Minority Mental Health Awareness Month is an opportunity for leaders everywhere to gain a deeper understanding of the unique challenges facing some of our country’s minority groups.
The American Psychological Association has outlined the underlying mechanisms responsible for the mental health disparities among our country’s minority groups, with many of them beginning in childhood. Here’s a quick summary:
Adverse childhood experiences, commonly known as “ACEs” refer to stressful or traumatic events that have a lasting impact on an individual’s mental and physical development. Examples include maltreatment, having an incarcerated parent, or living with violence and instability.
Neighborhood-level stressors can reduce an individual’s self-efficacy and negatively impact their ability to recover from trauma. Examples include segregation and a lack of neighborhood safety, support, resources, and social norms.
Low socioeconomic status often makes life more stressful, and people who grow up in poverty are less likely to receive the support they need for overcoming their challenges. Here’s a look at different minority groups and the percentages of children living in poverty:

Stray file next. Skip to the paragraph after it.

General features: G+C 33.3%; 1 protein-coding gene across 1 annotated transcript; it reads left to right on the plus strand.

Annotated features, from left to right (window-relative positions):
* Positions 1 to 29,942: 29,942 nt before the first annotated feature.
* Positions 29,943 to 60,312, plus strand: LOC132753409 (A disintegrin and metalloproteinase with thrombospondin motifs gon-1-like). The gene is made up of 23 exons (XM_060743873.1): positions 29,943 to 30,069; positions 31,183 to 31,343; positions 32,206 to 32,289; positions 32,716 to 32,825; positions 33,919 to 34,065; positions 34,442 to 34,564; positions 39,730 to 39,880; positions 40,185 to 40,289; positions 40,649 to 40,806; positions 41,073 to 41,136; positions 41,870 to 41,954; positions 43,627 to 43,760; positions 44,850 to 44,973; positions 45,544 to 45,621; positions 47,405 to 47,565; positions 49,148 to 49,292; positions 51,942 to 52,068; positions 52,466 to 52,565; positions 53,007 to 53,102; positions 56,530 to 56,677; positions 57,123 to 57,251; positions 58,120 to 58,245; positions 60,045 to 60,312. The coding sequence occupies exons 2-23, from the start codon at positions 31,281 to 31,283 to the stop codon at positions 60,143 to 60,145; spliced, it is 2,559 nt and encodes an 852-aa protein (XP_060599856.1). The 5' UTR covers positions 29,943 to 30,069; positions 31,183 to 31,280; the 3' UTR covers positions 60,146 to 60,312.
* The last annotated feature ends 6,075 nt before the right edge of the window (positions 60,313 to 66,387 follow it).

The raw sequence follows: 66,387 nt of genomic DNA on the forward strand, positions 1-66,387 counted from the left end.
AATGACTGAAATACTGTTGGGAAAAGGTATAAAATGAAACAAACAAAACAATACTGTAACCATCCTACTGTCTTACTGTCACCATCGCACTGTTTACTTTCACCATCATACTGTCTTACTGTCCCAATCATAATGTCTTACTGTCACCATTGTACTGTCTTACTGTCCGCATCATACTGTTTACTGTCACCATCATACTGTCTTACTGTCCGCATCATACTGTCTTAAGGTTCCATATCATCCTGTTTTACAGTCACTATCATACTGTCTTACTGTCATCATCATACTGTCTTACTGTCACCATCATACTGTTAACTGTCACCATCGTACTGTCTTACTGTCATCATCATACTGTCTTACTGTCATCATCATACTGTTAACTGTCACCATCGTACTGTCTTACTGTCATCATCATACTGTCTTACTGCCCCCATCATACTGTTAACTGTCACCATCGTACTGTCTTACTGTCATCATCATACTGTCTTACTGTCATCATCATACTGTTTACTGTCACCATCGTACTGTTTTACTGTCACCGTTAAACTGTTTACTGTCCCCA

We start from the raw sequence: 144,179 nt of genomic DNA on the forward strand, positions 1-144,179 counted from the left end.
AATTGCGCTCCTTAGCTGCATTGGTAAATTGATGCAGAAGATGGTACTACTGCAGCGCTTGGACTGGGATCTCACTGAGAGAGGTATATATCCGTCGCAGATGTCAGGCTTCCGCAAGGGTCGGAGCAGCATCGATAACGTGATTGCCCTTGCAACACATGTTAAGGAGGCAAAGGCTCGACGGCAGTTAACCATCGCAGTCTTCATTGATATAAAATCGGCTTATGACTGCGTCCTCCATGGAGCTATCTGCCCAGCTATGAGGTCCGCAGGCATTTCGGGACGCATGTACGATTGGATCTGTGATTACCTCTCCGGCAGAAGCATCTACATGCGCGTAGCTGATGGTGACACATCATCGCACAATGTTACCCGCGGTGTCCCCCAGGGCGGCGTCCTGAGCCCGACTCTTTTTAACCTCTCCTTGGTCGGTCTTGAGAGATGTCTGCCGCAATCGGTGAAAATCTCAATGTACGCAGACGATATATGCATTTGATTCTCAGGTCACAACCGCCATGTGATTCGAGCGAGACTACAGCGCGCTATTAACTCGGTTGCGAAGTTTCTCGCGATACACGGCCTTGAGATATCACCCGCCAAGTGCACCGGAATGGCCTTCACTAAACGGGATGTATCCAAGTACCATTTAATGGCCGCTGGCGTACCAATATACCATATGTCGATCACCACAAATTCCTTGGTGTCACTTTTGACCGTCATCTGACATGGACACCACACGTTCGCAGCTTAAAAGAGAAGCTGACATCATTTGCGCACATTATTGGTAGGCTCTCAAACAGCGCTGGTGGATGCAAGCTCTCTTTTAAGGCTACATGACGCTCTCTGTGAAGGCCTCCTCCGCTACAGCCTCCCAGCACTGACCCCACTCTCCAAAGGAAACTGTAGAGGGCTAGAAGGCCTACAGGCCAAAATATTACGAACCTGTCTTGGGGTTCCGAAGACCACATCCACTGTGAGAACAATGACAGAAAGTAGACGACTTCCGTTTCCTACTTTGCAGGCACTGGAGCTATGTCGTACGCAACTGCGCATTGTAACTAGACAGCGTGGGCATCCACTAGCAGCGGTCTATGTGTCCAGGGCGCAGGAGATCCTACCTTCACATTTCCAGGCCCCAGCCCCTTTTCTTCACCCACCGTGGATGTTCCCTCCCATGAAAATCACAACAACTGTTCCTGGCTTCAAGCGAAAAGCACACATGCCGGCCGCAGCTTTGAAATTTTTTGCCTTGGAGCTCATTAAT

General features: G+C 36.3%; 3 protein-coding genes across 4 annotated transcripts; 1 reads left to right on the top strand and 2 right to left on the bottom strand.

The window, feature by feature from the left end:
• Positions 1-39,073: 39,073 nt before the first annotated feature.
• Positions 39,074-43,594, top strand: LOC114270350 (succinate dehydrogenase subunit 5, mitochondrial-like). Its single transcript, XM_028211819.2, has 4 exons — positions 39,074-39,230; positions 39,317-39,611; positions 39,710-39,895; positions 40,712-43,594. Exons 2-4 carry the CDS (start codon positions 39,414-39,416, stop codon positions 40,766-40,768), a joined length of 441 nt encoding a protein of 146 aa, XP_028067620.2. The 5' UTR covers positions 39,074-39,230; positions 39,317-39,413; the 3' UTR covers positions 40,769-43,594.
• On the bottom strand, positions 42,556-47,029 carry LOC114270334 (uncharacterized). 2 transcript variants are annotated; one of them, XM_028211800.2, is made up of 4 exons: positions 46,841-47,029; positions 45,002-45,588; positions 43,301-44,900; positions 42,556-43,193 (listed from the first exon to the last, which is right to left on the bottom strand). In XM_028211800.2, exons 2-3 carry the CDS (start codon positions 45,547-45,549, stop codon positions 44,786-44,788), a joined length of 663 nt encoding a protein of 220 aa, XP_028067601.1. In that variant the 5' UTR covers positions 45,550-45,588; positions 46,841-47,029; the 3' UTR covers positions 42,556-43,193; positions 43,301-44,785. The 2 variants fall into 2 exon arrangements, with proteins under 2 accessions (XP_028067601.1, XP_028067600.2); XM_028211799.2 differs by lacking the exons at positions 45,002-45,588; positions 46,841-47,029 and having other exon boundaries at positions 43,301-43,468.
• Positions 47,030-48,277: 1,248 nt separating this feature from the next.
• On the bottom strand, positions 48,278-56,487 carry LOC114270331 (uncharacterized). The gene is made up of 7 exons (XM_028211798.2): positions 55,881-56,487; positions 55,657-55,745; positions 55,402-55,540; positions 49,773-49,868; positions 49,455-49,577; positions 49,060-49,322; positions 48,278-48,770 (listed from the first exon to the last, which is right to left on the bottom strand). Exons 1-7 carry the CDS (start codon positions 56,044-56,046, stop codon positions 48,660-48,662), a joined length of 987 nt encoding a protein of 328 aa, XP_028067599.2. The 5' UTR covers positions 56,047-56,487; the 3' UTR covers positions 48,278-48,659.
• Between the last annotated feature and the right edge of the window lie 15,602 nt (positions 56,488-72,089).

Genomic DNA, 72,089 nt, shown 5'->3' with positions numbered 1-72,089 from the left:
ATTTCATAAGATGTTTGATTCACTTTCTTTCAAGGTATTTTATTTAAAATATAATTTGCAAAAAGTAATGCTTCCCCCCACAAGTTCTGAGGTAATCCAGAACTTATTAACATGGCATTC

- 39% African American
- 36% American Indian
- 32% Latino
- 14% Asian
- 14% white
Family structure. Studies show that childhood adversities are more likely to occur in single-parent households than in two-parent households. There’s also a strong association between being a single parent and the risk for depression.
Implicit biases can manifest in minority groups as being perceived as less intelligent, more likely to abuse drugs, more violent, and non-compliant. These biases can negatively impact decisions and how people are treated.
As a leader, it’s helpful to understand how these broader issues impact people from various minority groups. For greater insight into understanding and managing stress, check out our Stress Guide.
It’s also helpful to remind people about their Assistance Program and how it provides free and confidential mental health support, plus resources and services for managing life’s many other challenges.
To learn more, please reach out to your Account Manager, who can provide support or help you access training and organizational development services.